Jerry Neuheisel is the rare quarterback of an undefeated team who always bows to the competition.
It’s a tradition in Japan’s X League. Before kickoff, players bow to team captains and referees. Win or lose, there’s more bowing afterward among players before the entire team collectively bows to fans.
Fitting in a game can feel like an achievement.
“The pregame coin toss takes forever,” Neuheisel said during a recent interview conducted over FaceTime, estimating there were about 48 bows before anyone called heads or tails.
Neuheisel is glad some things can’t get lost in translation playing for the Obic Seagulls. The former UCLA backup to Brett Hundley and Josh Rosen speaks to his new teammates in Japanese whenever he can, though it’s not as often as he would like.
“You learn the key phrases and thankfully a Cover 2 is still a Cover 2,” Neuheisel said. “Football is apparently the same language all over the world, which is pretty cool.”
Neuheisel’s career is spanning the globe after he took his talents from Westwood to become a starter for the Seagulls in Japan’s top-tier American football league. Not everything is unfamiliar about his new home. Kai Maiava, who also played for UCLA, is the starting left tackle for the Seagulls (6-0) and one of four Americans on the team, the maximum allowed per league rules.
A recent game could have been dubbed the Bruin Bowl because Neuheisel faced IBM BigBlue’s Kevin Craft, another former UCLA quarterback. Neuheisel outdueled Craft during a 24-23 overtime victory, throwing for 350 yards and three touchdowns and emerging with the win after a snap in the extra period sailed over the holder’s head.
Afterward, Neuheisel and Craft caught up over dinner at California Pizza Kitchen, of all places.
“It seemed fitting,” Neuheisel said.
Neuheisel described the level of play in the 18-team, non-professional league as somewhere between Football Bowl Subdivision and Football Championship Subdivision, saying the skill level is high but most of the linemen aren’t nearly as big as those he faced in major college football.
“They’re not from Louisiana,” Neuheisel quipped, “and born and bred to be as big as Alabama and LSU can be.”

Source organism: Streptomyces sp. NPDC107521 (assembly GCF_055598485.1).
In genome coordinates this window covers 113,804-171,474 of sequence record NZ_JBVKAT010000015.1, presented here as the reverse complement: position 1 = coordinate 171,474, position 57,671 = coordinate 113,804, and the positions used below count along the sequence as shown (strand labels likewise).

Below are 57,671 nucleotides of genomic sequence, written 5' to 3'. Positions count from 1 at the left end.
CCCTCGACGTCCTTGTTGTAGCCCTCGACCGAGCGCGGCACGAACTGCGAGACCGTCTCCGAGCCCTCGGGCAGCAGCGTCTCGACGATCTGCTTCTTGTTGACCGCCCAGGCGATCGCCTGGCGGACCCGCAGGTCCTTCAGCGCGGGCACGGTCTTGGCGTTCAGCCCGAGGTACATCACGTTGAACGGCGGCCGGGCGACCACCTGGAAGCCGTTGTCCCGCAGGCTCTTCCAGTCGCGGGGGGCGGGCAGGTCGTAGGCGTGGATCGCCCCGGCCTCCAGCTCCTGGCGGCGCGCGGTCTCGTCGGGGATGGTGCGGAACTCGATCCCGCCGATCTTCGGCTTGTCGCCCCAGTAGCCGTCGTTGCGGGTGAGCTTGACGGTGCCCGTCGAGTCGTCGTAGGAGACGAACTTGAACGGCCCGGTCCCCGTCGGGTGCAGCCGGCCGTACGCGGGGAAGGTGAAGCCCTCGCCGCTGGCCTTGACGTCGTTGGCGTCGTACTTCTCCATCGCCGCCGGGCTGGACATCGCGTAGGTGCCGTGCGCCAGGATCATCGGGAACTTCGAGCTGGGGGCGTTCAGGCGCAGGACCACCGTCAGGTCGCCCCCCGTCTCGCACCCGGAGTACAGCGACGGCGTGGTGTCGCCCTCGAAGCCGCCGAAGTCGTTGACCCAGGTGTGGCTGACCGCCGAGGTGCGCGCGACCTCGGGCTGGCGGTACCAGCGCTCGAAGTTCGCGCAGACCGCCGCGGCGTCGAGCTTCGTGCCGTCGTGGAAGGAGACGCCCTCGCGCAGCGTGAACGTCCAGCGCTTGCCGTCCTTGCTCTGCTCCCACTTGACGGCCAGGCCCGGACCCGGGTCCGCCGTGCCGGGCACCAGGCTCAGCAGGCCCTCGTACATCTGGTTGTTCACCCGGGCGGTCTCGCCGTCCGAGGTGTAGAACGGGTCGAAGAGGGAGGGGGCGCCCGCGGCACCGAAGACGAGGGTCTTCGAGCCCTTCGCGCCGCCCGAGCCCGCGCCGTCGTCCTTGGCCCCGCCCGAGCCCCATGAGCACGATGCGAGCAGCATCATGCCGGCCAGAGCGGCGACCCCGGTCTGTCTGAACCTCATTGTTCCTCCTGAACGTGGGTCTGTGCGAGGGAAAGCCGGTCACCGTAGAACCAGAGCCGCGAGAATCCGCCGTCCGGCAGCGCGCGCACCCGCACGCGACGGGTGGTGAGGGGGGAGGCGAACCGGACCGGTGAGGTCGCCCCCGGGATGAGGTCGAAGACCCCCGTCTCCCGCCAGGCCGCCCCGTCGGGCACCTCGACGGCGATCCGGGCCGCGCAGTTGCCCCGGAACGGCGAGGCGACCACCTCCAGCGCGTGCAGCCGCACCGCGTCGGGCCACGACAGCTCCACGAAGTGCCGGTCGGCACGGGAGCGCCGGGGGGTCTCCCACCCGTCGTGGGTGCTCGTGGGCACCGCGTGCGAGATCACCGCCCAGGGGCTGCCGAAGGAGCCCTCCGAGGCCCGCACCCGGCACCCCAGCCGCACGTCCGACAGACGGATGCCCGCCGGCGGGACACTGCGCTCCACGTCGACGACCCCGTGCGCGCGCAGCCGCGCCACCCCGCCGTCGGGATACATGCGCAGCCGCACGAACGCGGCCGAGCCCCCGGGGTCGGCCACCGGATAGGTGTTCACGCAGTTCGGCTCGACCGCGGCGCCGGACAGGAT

Some of the traditions can be maddening. There’s a water break for referees at the six-minute mark of every quarter, which can be quite the momentum killer. Fans in high school-sized crowds still learning the game cheer both good plays and bad, occasionally to comedic effect.
The Seagulls play twice a month and practice only on weekends. Neuheisel spends his weekdays working in research and translation for Zero In, one of the team’s sponsors, as part of his one-year contract. He also has helped coach the quarterbacks at nearby Keio University.
Neuheisel lives with his girlfriend in Kachidoki, a high-rise residential area along Tokyo Bay that’s a short walk from the biggest fish market in Japan. They have enjoyed trading L.A. traffic for cherry blossom season and summer fireworks festivals, though the lifestyle isn’t glamorous. Games are streamed online until the semifinals and finals of the playoffs, which are televised.
“It’s like a very highly competitive company softball team,” Neuheisel said.
That would make Neuheisel as popular as the guy manning a keg strategically placed near second base. His mop of blond hair has made him immediately recognizable, if not something of a local celebrity.
“That seems to be the one thing everyone loves about me,” Neuheisel said. “It’s still super long and I won’t cut it. My high school made me cut it and I refuse to go back.”
Neuheisel speaks regularly with his father, Rick Neuheisel, the former UCLA coach and quarterback. Dad wants to talk Japanese football while Jerry prefers to converse about his beloved college football, even during a down season for the Bruins.
The Seagulls’ playoff run might not just end in a league championship; the winner of the X League plays in the subsequent Rice Bowl against the country’s top collegiate team.
Neuheisel isn’t sure what he’s going to do when his contract is up but already knows his dream job: UCLA head coach. He left campus after graduation with a year of eligibility remaining because it hurt too much to remain Rosen’s backup.
“I didn’t get to put roses on my shoulder as a player,” Neuheisel said, referring to a Rose Bowl game tradition, “but I’m going to come back and put the roses on the players as a coach.”
Then he’d really get to take a bow.